*(Perhaps you can come up with the back story of wonky Miss Fairy Dolly).
This weekend I went on the annual Guild retreat, that my Quilters Guild, (NOTYQ) runs. It was a pretty nice reward at the end of all the driving required during the last two weeks. This was my fifth retreat, and the third for this quilt top, which is understandable when you consider that it is all hand-pieced. The inspiration for this quilt was Cathy’s quilt, or I should say, her two quilts, as she has made this twice. Cathy English-Paper-Pieced hers, but I have been using traditional hand piecing methods.
It took me all year to piece this last ring, made up of the 88 cocoa coloured diamonds, although to be fair, I haven’t touched it much at all since our holiday in January. Next I have 48 squares to add, for the last full revolution. 24 of these will end up being trimmed back to triangles, when I square up the quilt, and there will be 5 lots of partial revolutions in the corners to fill in the square.
The 48 squares will be green, and I spent the morning cutting them out. I am lucky enough to have three kids home sick today, with a mild tummy bug that I am still recovering from (my kids bring out the sarcasm in me). It’s too hard, with them all home, to concentrate on any pattern writing, so I figured that I may as well use the opportunity to do something quiet and happy.
Looking up from writing this post to see my quilt, (which was still draped over my ironing board from the previous photo) silhouetted against the sunshine through the window, made me really happy too.
Does hand piecing make you feel happy too?
For the past week, theatre has taken over my life. I have become a taxi driver, taking my eldest daughter to daily rehearsals in the city, at Hisense arena. Thousands of parents, from across the state, have been doing the same. Saturday was the culmination of all the months of work, with 2 performances of the Victorian State School Spectacular.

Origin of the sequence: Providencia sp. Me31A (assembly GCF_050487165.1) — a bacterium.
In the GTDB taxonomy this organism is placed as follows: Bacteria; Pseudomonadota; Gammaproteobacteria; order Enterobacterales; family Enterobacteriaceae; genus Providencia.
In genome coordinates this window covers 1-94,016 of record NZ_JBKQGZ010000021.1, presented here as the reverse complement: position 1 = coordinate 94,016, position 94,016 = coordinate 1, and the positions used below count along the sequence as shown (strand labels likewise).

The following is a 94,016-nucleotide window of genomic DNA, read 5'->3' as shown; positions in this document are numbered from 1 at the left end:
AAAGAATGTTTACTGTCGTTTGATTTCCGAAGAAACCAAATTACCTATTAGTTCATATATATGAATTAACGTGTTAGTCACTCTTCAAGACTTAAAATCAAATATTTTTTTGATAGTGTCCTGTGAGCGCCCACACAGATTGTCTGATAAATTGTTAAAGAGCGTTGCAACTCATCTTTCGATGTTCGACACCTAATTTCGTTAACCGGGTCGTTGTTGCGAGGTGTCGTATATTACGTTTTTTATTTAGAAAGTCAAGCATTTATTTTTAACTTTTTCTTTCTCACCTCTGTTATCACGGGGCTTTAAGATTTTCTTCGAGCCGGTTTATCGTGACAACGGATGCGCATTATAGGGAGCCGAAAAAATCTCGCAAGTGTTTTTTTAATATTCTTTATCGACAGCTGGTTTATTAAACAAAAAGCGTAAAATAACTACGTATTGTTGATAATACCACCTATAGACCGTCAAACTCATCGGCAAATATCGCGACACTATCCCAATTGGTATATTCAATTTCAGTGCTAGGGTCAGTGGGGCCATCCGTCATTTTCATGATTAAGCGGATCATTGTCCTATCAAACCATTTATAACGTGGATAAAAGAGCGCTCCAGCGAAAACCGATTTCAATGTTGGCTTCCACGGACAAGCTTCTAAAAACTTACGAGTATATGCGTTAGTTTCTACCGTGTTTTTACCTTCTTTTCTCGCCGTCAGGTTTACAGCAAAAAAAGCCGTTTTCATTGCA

Amelia is a member of the Performing Arts Unit Choir, a choir of about 30 kids that lead the rest of the mass choir, which is made up of many seperate school choirs. She was sitting at the front of the group that you can see, that is lit up in pink, at the centre of this shot. All the people around them, with little lights, are members of the mass choir. Amelia has committed every Saturday afternoon to this choir all year, and they sounded terrific.
Our commitment has been to drive her every week, and in the past week, every day. On one particular day, I drove three return trips to the city, and racked up 5 1/2 hours of driving! A highlight of these lengthy peak-hour trips was seeing this car. I got Amelia to take a snap, because I knew Rory would love to see it.
The Spectacular performances are not the end of my job as a taxi/Theatre-Mum. Every day this week Amelia has a rehearsal or performance of her High School Production. That’s right, 2 solid weeks of singing every single day for Amelia, which means two weeks of driving at odd hours for me. This morning we covered new territory for both of us, when I applied her first lot of stage make-up ever. I was pretty glad that the school had given very specific instructions regarding what to apply and where. I think we did OK.
Due to all the driving and late nights, I haven’t had much creative energy, but I really needed to reward myself in some way. I decided that following someone else’s pattern was the best kind of distraction, so I have been making another of Nikki’s fabulous A-Line Skirts. This time I have drafted my own pocket, and have inserted it with french seams. Even though I have made it in stolen moments here and there, I am almost finished, just the hem to go. I can’t wait to wear it, and show you.
I’m pretty impressed (if I do say so myself) that I did manage to turn Luke’s old straw hat into a Regency era bonnet, which was relatively comfortable and carefully finished. The hardest part was actually getting a good photo of it.
In the end I resorted to putting it onto the most cooperative living mannequin available, my eldest daughter, Amelia. If you look here you can see the inspiration for it. To create it, I cut off the crown of the straw hat, (just above the hat-band) and stapled together a pinch of the brim at the back. I made a replacement soft crown with a large gathered fabric circle and band, just like on my chef’s hat.
Above is a reminder of what the hat looked like before.
After gathering a large amount of fabric, I attached it to the underside of the brim, and stitched it in place, around the edge. I bound the edge of the brim with bias binding, just like on a quilt. The crown was gently stitched to the brim, covering up the old hatband, (which was a really handy thing to stitch through, easier than the straw) and a red ribbon finished it off, covering the stitching.
The red ribbon crossed over at the back, and I stitched it to the edges of the brim in 2 places that corresponded to just behind my ears. This gave it the bonnet shape when it was done up.
To show you what it looked like on me, I will have to show you a terrible night-time selfie.
I spent the day of the party in bed with a migraine, so even though I was on track to finish the dress and bonnet in plenty of time to get a daylight photo, it wasn’t to be.